Zheng P and Triesch J (June-2014) Robust development of synfire chains from multiple plasticity mechanisms Frontiers in Computational Neuroscience 8(66) 1-10.
Eser J, Zheng P and Triesch J (January-2014) Nonlinear Dynamics Analysis of a Self-Organizing Recurrent Neural Network: Chaos Waning PLoS ONE 9(1) 1-9.
Zheng P (September-2013) Threshold Complex-Valued Neural Associative Memory IEEE Transactions on Neural Networks and Learning Systems 25(9) 1714-1718.
Zheng P, Dimitrakakis C and Triesch J (January-2013) Network Self-Organization Explains the Statistics and Dynamics of Synaptic Connection Strengths in Cortex PLoS Computational Biology 9(1) 1-8.
Zhang J, Tang W and Zheng P (November-2011) Estimating the Ultimate Bound and Positively Invariant Set for a Class of Hopfield Networks IEEE Transactions on Neural Networks 22(11) 1735-1743.
Zheng P, Zhang J and Tang W (October-2011) Analysis and synthesis of Cohen–Grossberg networks with asymmetric connections Connection Science 23(3) 173-182.
Zheng P, Zhang J and Tang W (March-2011) Learning Associative Memories by Error Backpropagation IEEE Transactions on Neural Networks 22(3) 347-355.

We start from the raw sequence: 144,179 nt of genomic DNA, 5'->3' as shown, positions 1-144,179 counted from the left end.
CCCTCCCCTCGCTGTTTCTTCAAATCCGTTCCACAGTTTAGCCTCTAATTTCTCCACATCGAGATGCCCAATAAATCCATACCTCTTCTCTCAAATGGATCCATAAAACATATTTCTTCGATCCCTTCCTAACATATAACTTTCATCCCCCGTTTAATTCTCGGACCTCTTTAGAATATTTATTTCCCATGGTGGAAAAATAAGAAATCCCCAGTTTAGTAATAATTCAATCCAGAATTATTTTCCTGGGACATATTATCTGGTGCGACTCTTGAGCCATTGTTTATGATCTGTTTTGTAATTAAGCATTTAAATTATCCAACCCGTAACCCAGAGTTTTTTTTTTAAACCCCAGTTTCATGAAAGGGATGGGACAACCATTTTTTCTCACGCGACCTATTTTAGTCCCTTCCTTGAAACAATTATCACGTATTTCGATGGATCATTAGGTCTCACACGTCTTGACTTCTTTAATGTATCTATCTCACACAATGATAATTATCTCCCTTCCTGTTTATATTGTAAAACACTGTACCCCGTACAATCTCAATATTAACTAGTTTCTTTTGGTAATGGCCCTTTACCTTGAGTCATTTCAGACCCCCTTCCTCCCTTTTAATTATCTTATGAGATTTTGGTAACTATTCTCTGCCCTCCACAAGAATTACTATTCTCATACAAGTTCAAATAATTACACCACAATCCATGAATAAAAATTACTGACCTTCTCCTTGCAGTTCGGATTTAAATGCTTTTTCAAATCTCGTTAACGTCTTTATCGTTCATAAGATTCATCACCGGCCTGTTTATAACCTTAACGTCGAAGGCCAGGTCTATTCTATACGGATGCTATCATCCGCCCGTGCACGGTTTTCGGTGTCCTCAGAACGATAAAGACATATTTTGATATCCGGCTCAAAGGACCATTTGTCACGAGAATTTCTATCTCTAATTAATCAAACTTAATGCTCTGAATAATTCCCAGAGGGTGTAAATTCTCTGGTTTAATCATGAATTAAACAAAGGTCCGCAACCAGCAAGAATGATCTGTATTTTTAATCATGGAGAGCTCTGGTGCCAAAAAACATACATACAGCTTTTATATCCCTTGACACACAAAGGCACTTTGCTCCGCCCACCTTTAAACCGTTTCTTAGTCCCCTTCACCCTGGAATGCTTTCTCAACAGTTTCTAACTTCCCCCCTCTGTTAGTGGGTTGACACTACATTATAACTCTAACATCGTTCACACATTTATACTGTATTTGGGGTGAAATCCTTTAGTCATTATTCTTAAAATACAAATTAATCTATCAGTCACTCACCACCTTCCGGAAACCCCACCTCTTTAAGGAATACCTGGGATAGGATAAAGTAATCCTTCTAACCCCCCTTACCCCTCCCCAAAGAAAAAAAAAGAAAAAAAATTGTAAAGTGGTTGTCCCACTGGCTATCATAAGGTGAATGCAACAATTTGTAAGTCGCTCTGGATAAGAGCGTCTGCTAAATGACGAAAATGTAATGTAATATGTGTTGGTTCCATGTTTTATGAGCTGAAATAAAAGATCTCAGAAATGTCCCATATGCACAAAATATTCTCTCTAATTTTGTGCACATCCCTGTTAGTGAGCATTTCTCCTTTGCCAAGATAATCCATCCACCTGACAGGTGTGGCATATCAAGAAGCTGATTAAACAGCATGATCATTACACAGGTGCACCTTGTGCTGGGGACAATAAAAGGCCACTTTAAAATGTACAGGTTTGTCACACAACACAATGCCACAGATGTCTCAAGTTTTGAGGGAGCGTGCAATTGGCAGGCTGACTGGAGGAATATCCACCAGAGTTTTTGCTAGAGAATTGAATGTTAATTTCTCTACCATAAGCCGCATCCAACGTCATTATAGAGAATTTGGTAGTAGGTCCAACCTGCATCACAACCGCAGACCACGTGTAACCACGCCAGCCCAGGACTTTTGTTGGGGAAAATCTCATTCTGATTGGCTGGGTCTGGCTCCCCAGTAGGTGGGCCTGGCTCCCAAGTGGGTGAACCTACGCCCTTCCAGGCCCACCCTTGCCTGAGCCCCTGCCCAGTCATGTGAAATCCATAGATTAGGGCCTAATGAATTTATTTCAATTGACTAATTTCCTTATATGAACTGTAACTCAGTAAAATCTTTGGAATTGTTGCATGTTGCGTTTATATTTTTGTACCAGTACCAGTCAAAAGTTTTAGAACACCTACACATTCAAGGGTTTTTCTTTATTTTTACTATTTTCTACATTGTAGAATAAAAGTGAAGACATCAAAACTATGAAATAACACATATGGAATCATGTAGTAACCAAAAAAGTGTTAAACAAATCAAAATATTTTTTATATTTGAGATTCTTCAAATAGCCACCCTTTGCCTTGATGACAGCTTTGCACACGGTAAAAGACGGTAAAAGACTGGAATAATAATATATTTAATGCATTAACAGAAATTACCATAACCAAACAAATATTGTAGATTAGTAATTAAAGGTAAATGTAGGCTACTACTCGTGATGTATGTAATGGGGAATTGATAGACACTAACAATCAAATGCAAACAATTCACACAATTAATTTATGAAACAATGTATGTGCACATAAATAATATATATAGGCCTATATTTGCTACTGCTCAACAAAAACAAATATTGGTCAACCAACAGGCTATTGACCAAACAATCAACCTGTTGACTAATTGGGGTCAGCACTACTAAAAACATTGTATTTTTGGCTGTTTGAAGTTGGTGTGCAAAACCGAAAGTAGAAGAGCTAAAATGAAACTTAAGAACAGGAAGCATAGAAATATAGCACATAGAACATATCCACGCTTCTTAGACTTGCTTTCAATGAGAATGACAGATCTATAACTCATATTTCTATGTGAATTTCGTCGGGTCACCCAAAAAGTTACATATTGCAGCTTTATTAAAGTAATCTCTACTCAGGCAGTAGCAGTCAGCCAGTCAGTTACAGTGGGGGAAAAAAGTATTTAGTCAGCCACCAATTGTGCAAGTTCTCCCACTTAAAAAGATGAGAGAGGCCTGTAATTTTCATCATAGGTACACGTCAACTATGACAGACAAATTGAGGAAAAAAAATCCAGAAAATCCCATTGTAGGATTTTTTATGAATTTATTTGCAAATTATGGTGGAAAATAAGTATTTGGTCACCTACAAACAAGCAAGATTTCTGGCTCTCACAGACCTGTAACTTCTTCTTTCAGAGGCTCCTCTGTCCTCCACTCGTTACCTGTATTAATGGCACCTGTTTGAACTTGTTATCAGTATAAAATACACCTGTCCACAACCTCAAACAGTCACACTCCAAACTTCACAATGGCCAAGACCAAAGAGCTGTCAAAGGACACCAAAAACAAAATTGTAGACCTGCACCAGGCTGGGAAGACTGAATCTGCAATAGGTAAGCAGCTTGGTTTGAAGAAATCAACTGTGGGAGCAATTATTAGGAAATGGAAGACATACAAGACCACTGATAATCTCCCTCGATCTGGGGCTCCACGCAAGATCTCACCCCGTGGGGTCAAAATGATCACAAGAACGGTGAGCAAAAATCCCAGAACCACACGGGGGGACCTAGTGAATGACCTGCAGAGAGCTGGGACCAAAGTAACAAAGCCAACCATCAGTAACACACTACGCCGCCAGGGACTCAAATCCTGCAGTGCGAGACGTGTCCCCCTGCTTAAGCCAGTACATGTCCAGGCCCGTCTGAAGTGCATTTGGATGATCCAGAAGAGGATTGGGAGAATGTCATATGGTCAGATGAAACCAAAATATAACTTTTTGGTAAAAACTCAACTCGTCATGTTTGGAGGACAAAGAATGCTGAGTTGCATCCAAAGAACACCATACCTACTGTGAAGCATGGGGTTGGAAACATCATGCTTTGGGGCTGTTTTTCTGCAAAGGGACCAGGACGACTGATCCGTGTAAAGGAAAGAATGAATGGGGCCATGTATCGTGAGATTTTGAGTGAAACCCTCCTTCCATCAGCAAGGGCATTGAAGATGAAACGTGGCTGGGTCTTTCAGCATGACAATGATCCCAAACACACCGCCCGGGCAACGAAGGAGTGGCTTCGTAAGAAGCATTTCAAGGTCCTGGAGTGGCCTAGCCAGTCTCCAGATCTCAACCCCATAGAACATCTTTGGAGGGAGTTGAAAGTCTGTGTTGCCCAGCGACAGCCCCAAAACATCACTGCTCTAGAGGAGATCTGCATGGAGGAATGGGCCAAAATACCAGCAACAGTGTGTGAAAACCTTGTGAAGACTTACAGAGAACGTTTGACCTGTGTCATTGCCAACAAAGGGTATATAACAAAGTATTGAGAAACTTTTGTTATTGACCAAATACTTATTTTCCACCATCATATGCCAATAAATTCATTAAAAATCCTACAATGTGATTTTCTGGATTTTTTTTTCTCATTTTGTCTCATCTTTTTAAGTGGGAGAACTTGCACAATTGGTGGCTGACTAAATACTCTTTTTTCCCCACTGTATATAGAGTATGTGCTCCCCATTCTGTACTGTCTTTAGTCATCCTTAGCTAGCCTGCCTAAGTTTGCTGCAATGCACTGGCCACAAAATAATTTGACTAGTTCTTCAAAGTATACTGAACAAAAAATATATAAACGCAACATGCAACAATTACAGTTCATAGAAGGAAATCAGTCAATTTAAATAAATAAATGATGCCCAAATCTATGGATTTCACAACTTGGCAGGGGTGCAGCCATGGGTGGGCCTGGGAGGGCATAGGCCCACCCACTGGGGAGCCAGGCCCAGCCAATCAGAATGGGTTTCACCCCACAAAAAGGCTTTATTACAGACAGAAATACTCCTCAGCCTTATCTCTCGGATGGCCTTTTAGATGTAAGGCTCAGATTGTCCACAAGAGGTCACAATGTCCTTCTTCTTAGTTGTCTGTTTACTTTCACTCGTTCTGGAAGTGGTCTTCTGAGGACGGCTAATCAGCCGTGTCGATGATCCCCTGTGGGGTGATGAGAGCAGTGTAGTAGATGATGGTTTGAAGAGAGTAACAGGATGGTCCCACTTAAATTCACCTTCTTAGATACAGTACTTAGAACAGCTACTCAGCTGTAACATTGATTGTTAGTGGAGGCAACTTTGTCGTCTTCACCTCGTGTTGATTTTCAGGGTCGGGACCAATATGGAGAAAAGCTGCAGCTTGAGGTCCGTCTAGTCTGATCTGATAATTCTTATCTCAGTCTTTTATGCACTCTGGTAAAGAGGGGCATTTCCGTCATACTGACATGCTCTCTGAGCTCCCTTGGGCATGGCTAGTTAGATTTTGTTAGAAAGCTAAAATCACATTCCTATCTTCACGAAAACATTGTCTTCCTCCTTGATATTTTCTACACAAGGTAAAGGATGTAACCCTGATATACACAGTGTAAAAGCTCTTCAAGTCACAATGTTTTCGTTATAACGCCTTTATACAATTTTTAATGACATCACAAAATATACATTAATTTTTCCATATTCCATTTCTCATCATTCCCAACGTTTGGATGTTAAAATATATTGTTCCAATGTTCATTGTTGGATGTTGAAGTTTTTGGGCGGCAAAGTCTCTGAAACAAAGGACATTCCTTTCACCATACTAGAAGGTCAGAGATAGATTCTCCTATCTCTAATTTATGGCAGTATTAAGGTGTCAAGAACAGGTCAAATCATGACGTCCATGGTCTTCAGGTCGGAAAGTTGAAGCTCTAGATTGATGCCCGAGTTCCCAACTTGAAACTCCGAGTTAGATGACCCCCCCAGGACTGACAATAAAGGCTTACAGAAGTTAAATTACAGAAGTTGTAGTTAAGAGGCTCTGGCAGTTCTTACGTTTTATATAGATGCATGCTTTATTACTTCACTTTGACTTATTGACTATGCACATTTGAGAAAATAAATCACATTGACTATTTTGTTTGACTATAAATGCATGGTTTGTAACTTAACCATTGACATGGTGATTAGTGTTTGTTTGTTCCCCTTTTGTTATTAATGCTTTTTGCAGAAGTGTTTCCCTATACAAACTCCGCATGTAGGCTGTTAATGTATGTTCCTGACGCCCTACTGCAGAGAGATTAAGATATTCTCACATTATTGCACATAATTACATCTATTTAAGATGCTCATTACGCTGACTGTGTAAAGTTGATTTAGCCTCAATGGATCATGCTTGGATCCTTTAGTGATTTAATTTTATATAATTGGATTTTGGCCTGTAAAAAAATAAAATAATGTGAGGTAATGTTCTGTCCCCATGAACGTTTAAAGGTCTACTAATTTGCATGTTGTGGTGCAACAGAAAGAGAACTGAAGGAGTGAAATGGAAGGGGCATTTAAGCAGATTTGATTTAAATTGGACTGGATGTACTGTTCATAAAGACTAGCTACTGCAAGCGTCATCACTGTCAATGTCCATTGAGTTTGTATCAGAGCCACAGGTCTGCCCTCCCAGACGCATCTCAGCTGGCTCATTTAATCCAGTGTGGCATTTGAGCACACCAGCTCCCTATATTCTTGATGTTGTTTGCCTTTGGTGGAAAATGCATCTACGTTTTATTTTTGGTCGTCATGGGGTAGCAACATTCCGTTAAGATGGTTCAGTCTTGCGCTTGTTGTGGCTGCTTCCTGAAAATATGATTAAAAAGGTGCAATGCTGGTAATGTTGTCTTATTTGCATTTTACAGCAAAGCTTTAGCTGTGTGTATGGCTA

Zheng P, Zhang J and Tang W (October-2010) Color image associative memory on a class of Cohen–Grossberg networks Patten Recognition 43(10) 3255–3260.
Zheng P, Tang W and Zhang J (October-2010) Some novel double-scroll chaotic attractors in Hopfield networks Neurocomputing 73(10-12) 2280–2285.
Zheng P, Tang W and Zhang J (August-2010) Dynamic analysis of unstable Hopfield networks Nonlinear Dynamics 61(3) 399-406.
Zheng P, Zhang J and Tang W (July-2010) Analysis and design of asymmetric Hopfield networks with discrete-time dynamics Biological Cybernetics 103(1) 79-85.
Zheng P, Tang W and Zhang J (June-2010) Efficient continuous-time asymmetric Hopfield networks for memory retrieval Neural Computation 22(6) 1597-1614.
Zheng P, Tang W and Zhang J (March-2010) A new chaotic Hopfield network with piecewise linear activation function Chinese Physics B 19(3) 1-5.
Zheng P, Tang W and Zhang J (March-2010) A simple method for designing efficient small-world neural networks Neural Networks 23(2) 155–159.

Talks (2):

Zheng P, Dimitrakakis C and Triesch j (November-14-2011) Abstract Talk: Network Self-organization Explains the Distribution of Synaptic Efficacies in Neocortex, 41st Annual Meeting of the Society for Neuroscience (Neuroscience 2011), Washington, DC, USA(317.08).
Zheng P, Dimitrakakis C and Triesch j (October-27-2011) Abstract Talk: Network Self-organization Explains the Distribution of Synaptic Efficacies in Neocortex, Workshop on Development and Learning in Artificial Neural Networks (DevLeaNN 2011), Paris, France 8-9.

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Last updated: Monday, 22.05.2017